Mr Kojo Mattah, Managing Director of the Apex Bank of the Association of Rural Banks (ARB) has said despite the growth of rural banking through a rigorous sector clean-up, and an unexpected pandemic, business in the sector still picked up.
He said management and boards of rural and community banks (RCBs) had been consistent in pursuing service innovation and digital technology, resulting in the growth of deposits from 3.88 billion at close of 2019 from the 2.85 billion cedis in 2017.
“In spite of the impact of COVID-19, we have seen some modest level of growth from GHS 4.03 billion at the end of March 2020 to 4.23 billion at the end of June 2020,” Mr Mattah added.
The Director was speaking at the opening of the 19th Annual Managers’ conference of the Apex Bank in Ho, which was on the theme “The Speed of Change.”
“He said the Bank would sustain the current “momentum for results-oriented change” that was driving progress of RCBs.
“We can say without hesitation that our quest to harness the power of innovation and digitisation for sustainable growth has yielded some tangible results. Today we can boast of a modern ICT backbone, which is helping us to develop innovative customer-centric products for the RCB customers,” the Director said.
Mr Mattah noted that innovation remained a key growth pillar and had driven the enhancement of the ICT operating platform for RCGs, resulting in the development of “relevant, competitive products and enhanced services.”
He said delivering on its promise to unveil a formidable Agency Banking service, a mobile banking service- a major component of the initiate, had been operationalised.
“We are almost through with full integration with the largest mobile network operator, MTN. However, all RCB customers with Vodafone and Airtel-Tigo numbers can sign up for mobile banking.
“With that, they can do a plethora of services,” he said, adding that a data centre upgrade scheduled for completion in November 2020 will enhance communication, and also facilitate the smooth operation of the online and mobile banking services.
Mr Mattah mentioned that four major cyber and information security and requirements under the Ghana Financial Sector Development Project had been given the green light, and that upon completion, would provide world-class data and network security for RCBs.
He said the Bank in February 2020, was awarded ISO 27001:2013, making it a pacesetter in banking certification in Ghana, and also, envy within the space of financial and data security.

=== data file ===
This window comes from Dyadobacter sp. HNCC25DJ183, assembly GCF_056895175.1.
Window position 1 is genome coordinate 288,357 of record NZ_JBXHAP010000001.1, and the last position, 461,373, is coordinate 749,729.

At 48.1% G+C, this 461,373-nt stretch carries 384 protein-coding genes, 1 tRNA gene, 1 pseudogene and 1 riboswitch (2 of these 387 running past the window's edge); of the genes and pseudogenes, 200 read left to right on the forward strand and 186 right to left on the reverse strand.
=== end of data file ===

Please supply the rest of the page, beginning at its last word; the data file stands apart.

“The certification is a validation of our capacity to provide exceptional experience to our customers. It is a stamp of confidence in our people, systems and processes and a loud announcement to our partners and customers that the Bank and our member RCBs have come a long way and are poised to deliver superior service to customers,” Mr Mattah stated.
He stated partnership with the Ghana Inter-bank Payment and Settlement Systems, which he said had yielded good results, including RCB customers’ access to services of GOIL and KFC branches nationwide.
The Director asked stakeholders to consider the unexpected wind of change that swept through the globe, and unite on riding the storm into a prosperous future.
“We need to pause counting our loses and rather plan for the future. As an industry, we need to plan quickly how to take advantage firstly of, the opportunistic business avenues that the advent of the COVID-19 has brought us.
“Secondly we need to strategise on how to harness the permanent business avenues the virus has unleashed on the world,” he said.
Mr Yaw Sarpong, Head of the Other Financial Institutions Supervision Department (OFISD) of the Bank of Ghana, said the sector cleanup restored confidence in banking, and asked stakeholders to consider the coronavirus pandemic as “wakeup call to revive our ways of doing things.”
He added that the Bank of Ghana remained committed to providing the appropriate regulatory support.
Togbe Kotoku XI, Paramount Chief of Kpenoe Traditioanl Area and a guest of honour at the event, said the banking crisis, and the subsequent sector clean-up did wreck some havoc on lives particularly in rural communities, and asked RCBs to reinvigorate faith in banking.
The three-day conference would offer managers and executive officers the opportunity to collectively access and enhance its efforts to remain indispensable in the financial sector.